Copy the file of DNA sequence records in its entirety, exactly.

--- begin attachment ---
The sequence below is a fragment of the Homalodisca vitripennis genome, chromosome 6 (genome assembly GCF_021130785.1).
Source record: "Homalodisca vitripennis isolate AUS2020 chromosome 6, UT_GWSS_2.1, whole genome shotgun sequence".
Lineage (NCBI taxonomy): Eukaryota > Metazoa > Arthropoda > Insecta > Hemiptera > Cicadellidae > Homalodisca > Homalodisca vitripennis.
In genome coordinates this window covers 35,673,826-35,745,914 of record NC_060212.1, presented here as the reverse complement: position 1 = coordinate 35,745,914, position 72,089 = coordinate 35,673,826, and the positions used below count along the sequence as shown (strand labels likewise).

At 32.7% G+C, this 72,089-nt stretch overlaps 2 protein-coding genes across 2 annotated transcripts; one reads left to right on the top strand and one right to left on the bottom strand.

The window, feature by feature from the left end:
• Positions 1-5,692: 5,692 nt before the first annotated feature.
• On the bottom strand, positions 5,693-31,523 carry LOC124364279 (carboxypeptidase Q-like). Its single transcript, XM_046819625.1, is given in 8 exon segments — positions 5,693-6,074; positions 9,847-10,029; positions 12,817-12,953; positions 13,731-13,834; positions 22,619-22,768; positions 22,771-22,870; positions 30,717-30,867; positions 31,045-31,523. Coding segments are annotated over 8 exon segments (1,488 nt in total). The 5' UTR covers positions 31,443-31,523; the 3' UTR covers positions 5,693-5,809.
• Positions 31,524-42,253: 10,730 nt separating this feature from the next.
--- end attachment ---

The sequence below is a fragment of the Homalodisca vitripennis genome, chromosome 6 (genome assembly GCF_021130785.1).
Source record: "Homalodisca vitripennis isolate AUS2020 chromosome 6, UT_GWSS_2.1, whole genome shotgun sequence".
Lineage (NCBI taxonomy): Eukaryota > Metazoa > Arthropoda > Insecta > Hemiptera > Cicadellidae > Homalodisca > Homalodisca vitripennis.
In genome coordinates this window covers 35,673,826-35,745,914 of record NC_060212.1, presented here as the reverse complement: position 1 = coordinate 35,745,914, position 72,089 = coordinate 35,673,826, and the positions used below count along the sequence as shown (strand labels likewise).

At 32.7% G+C, this 72,089-nt stretch overlaps 2 protein-coding genes across 2 annotated transcripts; one reads left to right on the top strand and one right to left on the bottom strand.

The window, feature by feature from the left end:
• Positions 1-5,692: 5,692 nt before the first annotated feature.
• On the bottom strand, positions 5,693-31,523 carry LOC124364279 (carboxypeptidase Q-like). Its single transcript, XM_046819625.1, is given in 8 exon segments — positions 5,693-6,074; positions 9,847-10,029; positions 12,817-12,953; positions 13,731-13,834; positions 22,619-22,768; positions 22,771-22,870; positions 30,717-30,867; positions 31,045-31,523. Coding segments are annotated over 8 exon segments (1,488 nt in total). The 5' UTR covers positions 31,443-31,523; the 3' UTR covers positions 5,693-5,809.
• Positions 31,524-42,253: 10,730 nt separating this feature from the next.